West Nile Virus and Eastern Equine Encephalitis


Mosquito-borne illnesses, such as Eastern Equine Encephalitis (EEE) and West Nile Virus (WNV) are transmitted to humans from the bite of an infected mosquito. Avoiding bug bites and eliminating breeding sites are smart precautions.

What is Eastern Equine Encephalitis?
EEE Fact Sheet (English)
EEE Fact Sheet (Spanish)
EEE Fact Sheet (Portugese) What is West Nile Virus?
WNV Fact Sheet (English)
WNV Fact Sheet (Spanish)
WNV Fact Sheet (Portugese)
Ways to protect yourself and your family from mosquito bites.

Drain Standing Water
Mosquitoes lay their eggs in standing water so limit the number of places around your home for mosquitoes to breed by getting rid of items that hold water. Bird baths, wheel barrels and puddles are common mosquito breeding grounds.

Install or Repair Screens
Some mosquitoes like to come indoors. Keep them outside by having well-fitting screens on windows and doors.

Avoid Bites
  • Apply insect repellant containing DEET (Look for N,N-diethyl-meta-toluamide) to exposed skin when you go outdoors. Even a short time being outdoors can be long enough to get a mosquito bite. Do not spray repellent containing DEET on the skin under your clothing.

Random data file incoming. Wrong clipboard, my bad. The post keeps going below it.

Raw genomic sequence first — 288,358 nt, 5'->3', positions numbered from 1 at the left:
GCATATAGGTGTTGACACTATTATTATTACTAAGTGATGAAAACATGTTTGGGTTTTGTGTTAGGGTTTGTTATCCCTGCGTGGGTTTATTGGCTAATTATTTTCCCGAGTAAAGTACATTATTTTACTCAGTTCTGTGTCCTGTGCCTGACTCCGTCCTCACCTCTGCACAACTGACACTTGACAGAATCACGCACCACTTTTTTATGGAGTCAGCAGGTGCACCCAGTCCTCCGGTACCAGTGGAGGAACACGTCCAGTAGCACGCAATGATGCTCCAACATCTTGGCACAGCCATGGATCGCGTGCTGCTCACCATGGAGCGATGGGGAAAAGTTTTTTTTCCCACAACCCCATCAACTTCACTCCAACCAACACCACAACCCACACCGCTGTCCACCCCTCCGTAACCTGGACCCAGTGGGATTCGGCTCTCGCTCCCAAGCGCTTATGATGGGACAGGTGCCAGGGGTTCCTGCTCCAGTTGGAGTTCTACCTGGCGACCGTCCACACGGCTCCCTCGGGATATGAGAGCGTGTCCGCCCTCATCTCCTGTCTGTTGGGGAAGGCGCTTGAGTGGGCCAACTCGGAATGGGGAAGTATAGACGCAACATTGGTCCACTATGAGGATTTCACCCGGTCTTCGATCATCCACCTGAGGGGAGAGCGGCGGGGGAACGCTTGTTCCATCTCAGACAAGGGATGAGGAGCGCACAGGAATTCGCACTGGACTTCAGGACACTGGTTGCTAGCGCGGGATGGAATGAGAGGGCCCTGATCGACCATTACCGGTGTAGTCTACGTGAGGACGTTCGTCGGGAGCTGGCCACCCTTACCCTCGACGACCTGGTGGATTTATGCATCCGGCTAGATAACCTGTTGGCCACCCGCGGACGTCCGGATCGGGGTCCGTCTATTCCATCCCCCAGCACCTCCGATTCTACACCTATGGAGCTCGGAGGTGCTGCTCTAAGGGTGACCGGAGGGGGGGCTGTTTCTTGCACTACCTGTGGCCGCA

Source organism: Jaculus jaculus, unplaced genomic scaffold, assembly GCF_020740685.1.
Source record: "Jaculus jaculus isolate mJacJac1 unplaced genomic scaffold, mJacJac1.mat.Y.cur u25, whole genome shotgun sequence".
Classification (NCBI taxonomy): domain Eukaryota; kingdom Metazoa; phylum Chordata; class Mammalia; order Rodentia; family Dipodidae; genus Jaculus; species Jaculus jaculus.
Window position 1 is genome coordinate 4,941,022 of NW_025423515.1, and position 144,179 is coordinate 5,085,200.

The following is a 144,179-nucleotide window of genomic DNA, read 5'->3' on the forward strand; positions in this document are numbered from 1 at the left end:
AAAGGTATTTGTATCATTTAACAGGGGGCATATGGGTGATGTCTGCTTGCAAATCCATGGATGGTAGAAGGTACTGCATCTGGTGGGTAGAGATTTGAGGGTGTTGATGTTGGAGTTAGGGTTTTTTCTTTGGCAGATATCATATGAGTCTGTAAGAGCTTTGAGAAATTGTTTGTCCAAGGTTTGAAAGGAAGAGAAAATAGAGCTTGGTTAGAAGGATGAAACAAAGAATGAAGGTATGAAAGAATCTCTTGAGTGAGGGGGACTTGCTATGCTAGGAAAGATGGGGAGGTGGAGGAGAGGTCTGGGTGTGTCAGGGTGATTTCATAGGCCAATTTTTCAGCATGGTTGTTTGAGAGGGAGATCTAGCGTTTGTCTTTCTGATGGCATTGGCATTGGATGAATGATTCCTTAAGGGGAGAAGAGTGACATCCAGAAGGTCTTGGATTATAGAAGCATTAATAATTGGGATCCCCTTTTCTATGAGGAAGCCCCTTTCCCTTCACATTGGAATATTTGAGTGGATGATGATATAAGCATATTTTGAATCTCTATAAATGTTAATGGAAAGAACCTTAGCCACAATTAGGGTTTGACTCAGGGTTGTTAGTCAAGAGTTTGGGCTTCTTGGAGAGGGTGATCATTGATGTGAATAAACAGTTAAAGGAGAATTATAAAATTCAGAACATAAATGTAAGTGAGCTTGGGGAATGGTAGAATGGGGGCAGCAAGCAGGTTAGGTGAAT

• Use clothing to help reduce mosquito bites. When possible, wear long-sleeves, long pants and socks when outdoors. Mosquitoes may bite through thin clothing, so spraying clothes with repellent containing permethrin or DEET will give extra protection. Don't apply repellents containing permethrin directly to skin.
  • Be aware of peak mosquito hours. The hours from dusk to dawn are peak mosquito biting times. Take extra care to use repellent and protective clothing during evening and early morning or consider avoiding outdoor activities during these times.
Questions? Contact:
For more information, questions or concerns contact the Amherst Health Department by email (health@amherstma.gov) or by phone (413-259-3077).

Printable Brochure
Other Resources
Massachusetts Department of Public Health
Centers for Disease Control and Prevention
MA Department of Public Health Epidemiology Program: 617- 983-6800